VERGAS, Minn. (WCCO) — Far from the convenience of big box stores, Vergas Hardware is one town’s go-to in home repair.

“They have everything you might need,” said Jim Thom, a longtime Vergas Hardware customer.

DIYers find aisles full of tools and parts, and like every business that emphasizes customer service, behind nearly every interaction, is an expert to help make the sale.

“Knowledgeable in everything, expert in nothing,” joked Lynn Schoeneberger, who works at Vergas Hardware.

Lynn Schoeneberger started her career at the hardware store 17 years ago. Back then, she knew nothing about the inventory but years of experiences has brought knowledge and know-how in just about every area of home improvement.

“You learn by trial and error, that’s for sure,” Schoeneberger said.

She isn’t the only one well versed in a handyman’s world.

“It’s just something I learned over the years. Before I worked for Paul, I worked at a hardware store in Perham,” said Elaine Schrupp, another employee.

Schrupp’s expertise dates back more than two decades.

“I basically can do all of it,” she said.

By now, the staffing tendency at Vergas Hardware may be apparent. Schoeneberger and Schrupp are the only two full-time employees.

“They’re learning that we do pretty good around here,” Schrupp said.

The female-led hiring habit began 40 years ago when owner Paul Pinke noticed the employment pools was somewhat limited in the small town.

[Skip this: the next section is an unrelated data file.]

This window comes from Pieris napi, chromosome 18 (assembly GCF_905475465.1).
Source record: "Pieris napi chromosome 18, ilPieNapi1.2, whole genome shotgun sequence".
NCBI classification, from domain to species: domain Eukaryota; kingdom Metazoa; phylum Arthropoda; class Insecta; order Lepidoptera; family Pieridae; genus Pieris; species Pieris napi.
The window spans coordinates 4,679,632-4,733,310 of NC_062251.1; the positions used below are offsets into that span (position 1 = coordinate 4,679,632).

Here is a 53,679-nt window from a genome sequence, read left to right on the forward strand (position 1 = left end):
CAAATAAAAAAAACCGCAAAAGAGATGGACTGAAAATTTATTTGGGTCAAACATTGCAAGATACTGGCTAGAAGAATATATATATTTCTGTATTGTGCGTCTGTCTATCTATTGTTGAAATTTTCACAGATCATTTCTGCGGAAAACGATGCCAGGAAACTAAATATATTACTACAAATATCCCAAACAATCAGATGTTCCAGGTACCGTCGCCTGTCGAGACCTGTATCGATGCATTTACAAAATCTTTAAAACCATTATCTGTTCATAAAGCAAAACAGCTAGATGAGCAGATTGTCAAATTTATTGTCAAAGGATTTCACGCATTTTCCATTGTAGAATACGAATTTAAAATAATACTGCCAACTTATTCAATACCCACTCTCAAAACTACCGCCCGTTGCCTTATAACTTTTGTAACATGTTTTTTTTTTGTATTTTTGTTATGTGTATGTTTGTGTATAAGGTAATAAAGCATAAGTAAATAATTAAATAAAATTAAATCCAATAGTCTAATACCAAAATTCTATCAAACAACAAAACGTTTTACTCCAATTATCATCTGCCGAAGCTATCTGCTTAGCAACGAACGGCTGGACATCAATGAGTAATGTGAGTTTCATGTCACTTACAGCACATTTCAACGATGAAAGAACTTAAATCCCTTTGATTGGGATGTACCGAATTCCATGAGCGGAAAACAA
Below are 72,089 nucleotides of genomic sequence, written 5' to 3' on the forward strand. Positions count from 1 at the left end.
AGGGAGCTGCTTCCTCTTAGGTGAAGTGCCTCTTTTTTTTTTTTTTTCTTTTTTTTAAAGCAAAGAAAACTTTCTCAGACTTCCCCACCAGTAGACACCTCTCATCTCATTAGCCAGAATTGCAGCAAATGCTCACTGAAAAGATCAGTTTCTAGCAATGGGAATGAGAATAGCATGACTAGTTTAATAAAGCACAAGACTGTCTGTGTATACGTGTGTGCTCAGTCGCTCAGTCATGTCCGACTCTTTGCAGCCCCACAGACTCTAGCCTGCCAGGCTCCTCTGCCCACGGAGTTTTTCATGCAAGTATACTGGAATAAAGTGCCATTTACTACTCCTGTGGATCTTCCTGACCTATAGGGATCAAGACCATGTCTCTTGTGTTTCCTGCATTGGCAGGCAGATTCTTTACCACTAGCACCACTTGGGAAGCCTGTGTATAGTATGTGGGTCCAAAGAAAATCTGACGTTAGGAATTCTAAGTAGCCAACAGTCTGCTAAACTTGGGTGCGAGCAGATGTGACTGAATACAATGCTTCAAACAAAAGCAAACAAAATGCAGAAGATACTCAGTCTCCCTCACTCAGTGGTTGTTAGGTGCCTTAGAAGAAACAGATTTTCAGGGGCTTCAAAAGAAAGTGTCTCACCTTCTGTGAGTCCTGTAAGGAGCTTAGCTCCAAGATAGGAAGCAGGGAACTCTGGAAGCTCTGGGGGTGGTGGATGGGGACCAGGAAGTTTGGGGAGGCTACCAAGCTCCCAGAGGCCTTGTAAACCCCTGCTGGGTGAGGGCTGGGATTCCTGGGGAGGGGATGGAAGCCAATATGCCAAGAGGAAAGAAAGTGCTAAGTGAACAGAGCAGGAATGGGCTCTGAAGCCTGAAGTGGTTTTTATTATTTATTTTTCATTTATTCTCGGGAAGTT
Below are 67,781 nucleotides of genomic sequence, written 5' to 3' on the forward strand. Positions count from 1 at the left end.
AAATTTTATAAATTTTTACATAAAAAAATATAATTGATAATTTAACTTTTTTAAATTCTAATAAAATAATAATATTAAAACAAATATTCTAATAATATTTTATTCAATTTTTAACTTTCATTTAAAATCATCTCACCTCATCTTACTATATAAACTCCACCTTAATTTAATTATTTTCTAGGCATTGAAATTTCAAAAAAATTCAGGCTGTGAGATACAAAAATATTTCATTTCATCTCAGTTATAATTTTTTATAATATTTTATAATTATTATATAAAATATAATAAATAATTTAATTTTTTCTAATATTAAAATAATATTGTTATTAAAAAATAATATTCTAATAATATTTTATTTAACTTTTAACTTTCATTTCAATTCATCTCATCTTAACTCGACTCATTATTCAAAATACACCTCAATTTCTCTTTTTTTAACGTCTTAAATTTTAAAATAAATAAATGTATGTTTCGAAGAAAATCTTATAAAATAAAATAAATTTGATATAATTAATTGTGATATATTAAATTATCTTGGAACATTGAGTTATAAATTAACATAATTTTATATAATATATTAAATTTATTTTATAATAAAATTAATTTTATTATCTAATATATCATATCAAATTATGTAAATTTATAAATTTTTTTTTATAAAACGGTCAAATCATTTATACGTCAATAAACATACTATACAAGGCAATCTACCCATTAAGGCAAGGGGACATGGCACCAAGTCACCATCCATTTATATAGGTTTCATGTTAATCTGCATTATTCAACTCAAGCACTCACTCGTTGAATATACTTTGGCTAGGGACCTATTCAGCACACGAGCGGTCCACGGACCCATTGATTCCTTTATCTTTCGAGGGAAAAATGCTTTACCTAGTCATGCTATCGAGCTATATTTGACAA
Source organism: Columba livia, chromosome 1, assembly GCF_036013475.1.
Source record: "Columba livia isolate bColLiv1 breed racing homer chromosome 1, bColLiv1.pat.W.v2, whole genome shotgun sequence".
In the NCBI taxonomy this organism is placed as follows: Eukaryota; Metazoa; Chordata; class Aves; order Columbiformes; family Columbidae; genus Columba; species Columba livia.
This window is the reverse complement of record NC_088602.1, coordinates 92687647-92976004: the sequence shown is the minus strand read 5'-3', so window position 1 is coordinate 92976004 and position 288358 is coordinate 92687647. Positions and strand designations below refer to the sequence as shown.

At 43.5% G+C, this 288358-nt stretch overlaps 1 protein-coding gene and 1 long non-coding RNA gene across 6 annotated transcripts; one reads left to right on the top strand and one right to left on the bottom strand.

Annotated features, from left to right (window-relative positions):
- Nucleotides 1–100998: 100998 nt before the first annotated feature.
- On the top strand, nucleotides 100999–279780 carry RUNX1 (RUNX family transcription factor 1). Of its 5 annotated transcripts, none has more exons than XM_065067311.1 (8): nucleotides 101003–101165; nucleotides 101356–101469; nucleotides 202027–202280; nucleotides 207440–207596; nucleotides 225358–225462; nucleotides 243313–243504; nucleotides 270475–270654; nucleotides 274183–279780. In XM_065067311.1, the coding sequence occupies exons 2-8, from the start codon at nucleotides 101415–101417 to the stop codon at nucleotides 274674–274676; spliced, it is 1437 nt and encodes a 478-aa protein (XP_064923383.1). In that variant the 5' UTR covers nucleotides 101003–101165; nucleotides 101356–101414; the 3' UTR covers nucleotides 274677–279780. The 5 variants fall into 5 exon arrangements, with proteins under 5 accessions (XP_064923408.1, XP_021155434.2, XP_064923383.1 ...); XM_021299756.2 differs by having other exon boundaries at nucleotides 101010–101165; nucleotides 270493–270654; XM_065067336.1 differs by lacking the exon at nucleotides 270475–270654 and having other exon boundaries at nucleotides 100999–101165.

“The men in this area will go to larger towns to work regular jobs and you have to be willing to work weekends too, so that makes it a little harder,” Pinke said.

Women were willing to take on the job giving this once male-dominated role a new look.

“When I came here, this small town was very conservative,” Pinke said. “The stereotype was male dominance, conservative this and that so, it’s fun breaking that mold a little, too.”

Vergas Hardware would never be the same.

“They’re the heart of the business,” Thom said

These ladies honed their expertise in home improvement while also using the tools to change the status quo.

“I don’t look at it as a male thing at all,” Schoenenberger said. “Maybe 20 years ago but not anymore.”

Vergas Hardware does have a couple of male college students working part-time in the summer.

They learn the ropes from the ladies.

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